Figure 2-2 – Text set to nowrap will scroll horizontally when the browser selects that line. Note how the first line (nowrap) has scrolled in this figure. The text will continue to scroll until it reaches the end of the paragraph, where it will start over.

Image courtesy Openwave Systems Inc. (Openwave, the Openwave logo, Openwave SDK, Openwave SDK Universal Edition, Openwave SDK WAP Edition are trademarks of Openwave Systems Inc. All rights reserved.)

If you don’t use the mode attribute, the client browser uses the currently selected mode, or the default “wrap” if no mode had been defined previously. Typically the nowrap mode is used for headlines and selection text, while wrap is used for general and body text.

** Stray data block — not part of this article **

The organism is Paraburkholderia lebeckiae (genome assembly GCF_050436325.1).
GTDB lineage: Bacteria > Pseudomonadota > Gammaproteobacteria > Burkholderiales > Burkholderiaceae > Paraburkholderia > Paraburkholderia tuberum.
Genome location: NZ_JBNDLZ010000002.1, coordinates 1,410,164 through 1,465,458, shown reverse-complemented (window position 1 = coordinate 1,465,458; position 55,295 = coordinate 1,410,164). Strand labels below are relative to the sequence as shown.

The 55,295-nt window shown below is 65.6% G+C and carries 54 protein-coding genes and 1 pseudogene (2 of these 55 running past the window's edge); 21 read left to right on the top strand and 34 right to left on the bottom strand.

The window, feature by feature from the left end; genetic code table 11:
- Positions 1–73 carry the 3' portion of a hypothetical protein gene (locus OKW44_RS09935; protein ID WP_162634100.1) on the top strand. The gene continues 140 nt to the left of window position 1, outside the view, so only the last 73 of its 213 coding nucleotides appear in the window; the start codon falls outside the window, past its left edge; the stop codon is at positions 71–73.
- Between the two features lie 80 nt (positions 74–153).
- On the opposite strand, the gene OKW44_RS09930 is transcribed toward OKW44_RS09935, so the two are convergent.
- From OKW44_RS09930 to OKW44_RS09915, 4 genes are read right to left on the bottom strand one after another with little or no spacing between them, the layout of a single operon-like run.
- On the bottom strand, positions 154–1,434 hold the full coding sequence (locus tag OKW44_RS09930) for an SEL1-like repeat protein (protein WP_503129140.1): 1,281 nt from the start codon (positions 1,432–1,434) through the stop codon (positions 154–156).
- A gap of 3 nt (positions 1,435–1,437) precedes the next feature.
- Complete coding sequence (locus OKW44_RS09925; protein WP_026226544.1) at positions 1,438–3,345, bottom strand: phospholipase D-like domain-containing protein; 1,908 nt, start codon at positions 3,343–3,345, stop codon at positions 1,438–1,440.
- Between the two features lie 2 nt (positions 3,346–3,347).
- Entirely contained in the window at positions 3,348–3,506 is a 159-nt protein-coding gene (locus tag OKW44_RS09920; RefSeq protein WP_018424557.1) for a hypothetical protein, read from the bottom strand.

Card Navigation

Now let’s consider how to navigate between cards within a deck. As an example, we’ll use a riddle, having the user navigate between the question and answer.

Take the following riddle:

Q: You cannot see it, you cannot touch it, it isn’t a liquid, it isn’t a solid, it isn’t a gas, but it can be broken. What is it?

A: Silence.

We’ll put the question in one card, the answer in another, and define links to move between the two. For the sake of variety, let’s define the link forward (to the answer) as a button and the link backward (back to the question) as an in-text link. Consider the following code:

<?xml version="1.0"?><!DOCTYPE wml PUBLIC "-//WAPFORUM//DTD WML 1.1//EN" ""> <wml><card id="card1" title="Question"><do type="accept" label="Answer"><go href="#card2" /></do><p mode="wrap">You cannot see it, you cannot touch it, it isn't a liquid, it isn't asolid, it isn't a gas, but it can be broken. <br/>What is it?</p></card><card id="card2" title="Answer"><p mode="nowrap">Silence.<br/><br/><br/><anchor><prev></prev>Back to Question</anchor></p></card></wml>

Card 1